Council Roundup: May 20, 2019

Sign Code, Transportation Improvement Program, Initiative 976, Burien First Fridays
Posted on 05/23/2019
Burien's discussing an amendment to the sign code

Council discussed amendments to Burien’s sign code, updates to the Transportation Improvement Program, passed a resolution opposing Initiative 976, and heard a presentation about Burien First Fridays.

Burien First Fridays

Beka Atwood, owner of the Shoppe Seahurst, and Sara Klages, owner of Pickled and Preserved, presented information about a Burien First Friday event, sponsored by a new business group called the Burien Collective. Every first Friday of the month, businesses will stay open until at least 8 p.m. and offer free entertainment and other activities to entice people to come the business. Every business that participates will have ownership of what happens in their space, but the event will be promoted collectively through the Burien Collective’s social media efforts as well as Discover Burien, Chamber, and B-Town Beat. The first event is scheduled for June 7.

They described a marketing campaign that can be collectively used by numerous businesses. Themes for each the next four months have been established: June is Sip into Summer, July is Red, White, and Burien, August is the B-Town Beat, and September is Camp Burien, focused on kids.

Find more information on Facebook.

Compensation of City Manager

Council unanimously voted to approve a cost of living salary adjustment for the City Manager.

Sign Code

Council discussed updating the City’s sign regulations in the Burien Zoning Code to comply with the findings under the 2015 U.S. Supreme Court case, Reed v. Town of Gilbert. The ruling clarified that sign codes must be content neutral and standards such as size, location, and duration cannot vary based on the message of the sign (e.g. “political sign” or “for sale” sign). The narrow focus of the changes to the zoning code is on the temporary sign regulations. The proposed changes to the code does not regulate based on the content of the sign.

Sign code regulates both permanent and temporary signage by zone (residential, non-residential, mixed use) and type (wall signs, freestanding, lawn, A-frame, flags, etc.). Language was added to the code that regulated the material type, favoring more durable materials and restricting less durable materials. The new code will allow temporary lawn signs to be up for 180 days.

There has been a moratorium on enforcing the City’s temporary sign regulations because the current sign code currently violates rules after Reed v Gilbert. City staff will conduct outreach to Burien businesses and residents regarding the new regulations. Enforcement of the sign code will be handled by the Code Compliance Officer, who responds to complaints filed by community members.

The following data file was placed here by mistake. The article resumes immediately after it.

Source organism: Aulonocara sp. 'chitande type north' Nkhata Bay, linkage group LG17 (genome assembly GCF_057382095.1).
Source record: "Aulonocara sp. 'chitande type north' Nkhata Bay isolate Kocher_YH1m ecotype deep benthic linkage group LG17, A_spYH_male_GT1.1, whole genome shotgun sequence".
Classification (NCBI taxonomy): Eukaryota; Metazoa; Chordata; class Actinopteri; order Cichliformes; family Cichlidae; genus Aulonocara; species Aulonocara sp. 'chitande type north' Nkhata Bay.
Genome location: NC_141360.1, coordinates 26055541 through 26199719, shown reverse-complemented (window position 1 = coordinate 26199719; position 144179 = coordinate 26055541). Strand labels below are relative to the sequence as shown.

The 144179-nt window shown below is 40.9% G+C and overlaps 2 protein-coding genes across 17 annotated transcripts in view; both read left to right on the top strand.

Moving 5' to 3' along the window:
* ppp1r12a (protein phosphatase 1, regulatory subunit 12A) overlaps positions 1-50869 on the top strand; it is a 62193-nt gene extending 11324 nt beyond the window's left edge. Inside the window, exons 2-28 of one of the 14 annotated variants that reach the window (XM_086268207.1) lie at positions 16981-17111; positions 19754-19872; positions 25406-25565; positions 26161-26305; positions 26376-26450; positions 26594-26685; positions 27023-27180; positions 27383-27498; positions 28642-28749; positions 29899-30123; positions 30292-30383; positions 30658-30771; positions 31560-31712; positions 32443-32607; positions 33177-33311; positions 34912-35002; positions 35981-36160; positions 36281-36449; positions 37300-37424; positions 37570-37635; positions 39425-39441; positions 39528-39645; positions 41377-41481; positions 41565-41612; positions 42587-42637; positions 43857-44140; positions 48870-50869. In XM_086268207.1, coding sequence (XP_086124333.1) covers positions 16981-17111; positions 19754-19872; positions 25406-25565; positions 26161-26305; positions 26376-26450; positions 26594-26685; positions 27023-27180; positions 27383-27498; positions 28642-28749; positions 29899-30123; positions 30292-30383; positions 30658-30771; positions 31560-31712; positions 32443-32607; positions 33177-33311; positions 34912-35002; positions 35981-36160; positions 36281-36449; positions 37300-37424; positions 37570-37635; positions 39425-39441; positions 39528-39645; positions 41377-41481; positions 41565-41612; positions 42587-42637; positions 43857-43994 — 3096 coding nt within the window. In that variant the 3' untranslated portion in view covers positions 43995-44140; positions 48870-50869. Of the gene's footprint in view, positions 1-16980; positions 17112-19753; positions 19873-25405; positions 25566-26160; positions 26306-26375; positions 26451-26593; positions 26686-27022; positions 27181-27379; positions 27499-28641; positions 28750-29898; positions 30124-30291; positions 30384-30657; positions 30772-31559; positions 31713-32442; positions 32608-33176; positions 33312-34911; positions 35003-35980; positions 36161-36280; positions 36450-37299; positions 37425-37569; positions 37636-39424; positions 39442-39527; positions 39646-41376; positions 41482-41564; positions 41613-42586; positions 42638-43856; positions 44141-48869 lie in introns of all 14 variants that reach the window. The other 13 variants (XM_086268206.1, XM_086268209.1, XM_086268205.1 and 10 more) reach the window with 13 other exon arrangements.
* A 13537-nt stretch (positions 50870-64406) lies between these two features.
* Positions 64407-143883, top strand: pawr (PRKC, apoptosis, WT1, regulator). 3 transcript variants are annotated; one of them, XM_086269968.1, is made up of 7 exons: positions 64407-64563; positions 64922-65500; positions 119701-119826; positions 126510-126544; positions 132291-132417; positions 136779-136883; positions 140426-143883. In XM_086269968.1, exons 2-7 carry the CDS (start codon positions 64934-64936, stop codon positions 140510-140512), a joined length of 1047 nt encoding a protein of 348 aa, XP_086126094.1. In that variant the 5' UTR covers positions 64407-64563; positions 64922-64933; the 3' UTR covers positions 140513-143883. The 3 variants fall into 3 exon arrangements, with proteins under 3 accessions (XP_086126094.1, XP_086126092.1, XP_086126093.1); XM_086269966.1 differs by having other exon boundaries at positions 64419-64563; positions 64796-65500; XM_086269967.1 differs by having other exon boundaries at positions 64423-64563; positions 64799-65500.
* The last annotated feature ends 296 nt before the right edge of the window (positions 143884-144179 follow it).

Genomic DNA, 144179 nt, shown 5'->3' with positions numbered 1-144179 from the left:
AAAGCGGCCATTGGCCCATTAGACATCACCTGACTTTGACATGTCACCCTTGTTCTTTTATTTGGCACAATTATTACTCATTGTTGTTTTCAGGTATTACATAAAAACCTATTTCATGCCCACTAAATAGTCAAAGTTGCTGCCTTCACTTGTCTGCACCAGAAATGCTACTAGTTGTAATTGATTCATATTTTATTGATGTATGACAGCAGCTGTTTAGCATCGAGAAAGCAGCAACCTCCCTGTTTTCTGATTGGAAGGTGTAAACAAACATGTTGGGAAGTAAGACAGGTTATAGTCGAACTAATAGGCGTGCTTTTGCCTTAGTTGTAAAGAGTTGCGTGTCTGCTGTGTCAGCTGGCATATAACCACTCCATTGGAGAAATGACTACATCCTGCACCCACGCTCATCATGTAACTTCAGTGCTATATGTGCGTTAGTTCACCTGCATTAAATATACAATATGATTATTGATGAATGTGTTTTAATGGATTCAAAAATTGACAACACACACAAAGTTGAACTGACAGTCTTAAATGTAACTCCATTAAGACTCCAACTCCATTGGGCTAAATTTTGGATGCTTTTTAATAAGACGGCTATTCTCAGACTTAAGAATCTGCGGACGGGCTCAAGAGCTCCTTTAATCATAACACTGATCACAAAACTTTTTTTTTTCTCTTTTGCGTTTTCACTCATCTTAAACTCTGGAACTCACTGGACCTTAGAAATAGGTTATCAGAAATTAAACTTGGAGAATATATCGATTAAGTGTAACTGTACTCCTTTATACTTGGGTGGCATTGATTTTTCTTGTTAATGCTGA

Planning Commission

Council appointed August Hahn to serve on the Planning Commission. Ryan Davis and Dr. Joe Hauser were appointed to the Planning Commission at the May 6 meeting.

2020-2025 Transportation Improvement Program

Council discussed the 2020-2025 Transportation Improvement Program (TIP), a planning tool that helps the City’s Public Works Department coordinate projects with utilities and neighboring cities. Council reviews and adopts the TIP every year before July 1.

The TIP is guided by two long-range plans, the Storm Drainage Master Plan and the Transportation Master Plan. Public input is gathered through public hearings and from Council and it guides the biennial budget process. Highline School District also helps inform transportation project priorities. The project list outlined in the TIP is long, but there are currently not enough funding sources identified to accomplish all of the projects.

The 2020-2025 TIP is similar to the previous version, with a few exceptions. Two projects were deleted because they are already underway: S 144th Way in NERA  and a new pedestrian activated signal by Moshier Art Center and Highline High School. And, the priority was increased to complete a sidewalk project on 144th St, west of Ambaum Blvd, leading to Seahurst Elementary. There are a significant number of students walking along this shoulder, and it’s believed the number will increase as a result of school boundary changes, continued growth along Ambaum, and additional service provided by the new Metro H Line.

Council also heard about the status of improvements to 1st Ave S. Improvements to the north end of 1st Ave S is in design currently, but the construction phase is not currently fully funded. The City has received a grant for a portion of the paving on the project. The City will be applying for funds from the State of Washington to pay for the remainder of the construction phase.

Council will vote to approve the TIP at the June 3 Council meeting.

Resolution Opposing Initiative 976

Council passed a resolution opposing Initiative 976, which would place limits on motor vehicle taxes and fees. The initiative would eliminate revenue the City receives from the Transportation Benefit District (TBD) tax. In 2018, the City received $785,000 from TBD fees, which was used to fund the Pavement Management Program and debt service on prior street capital projects.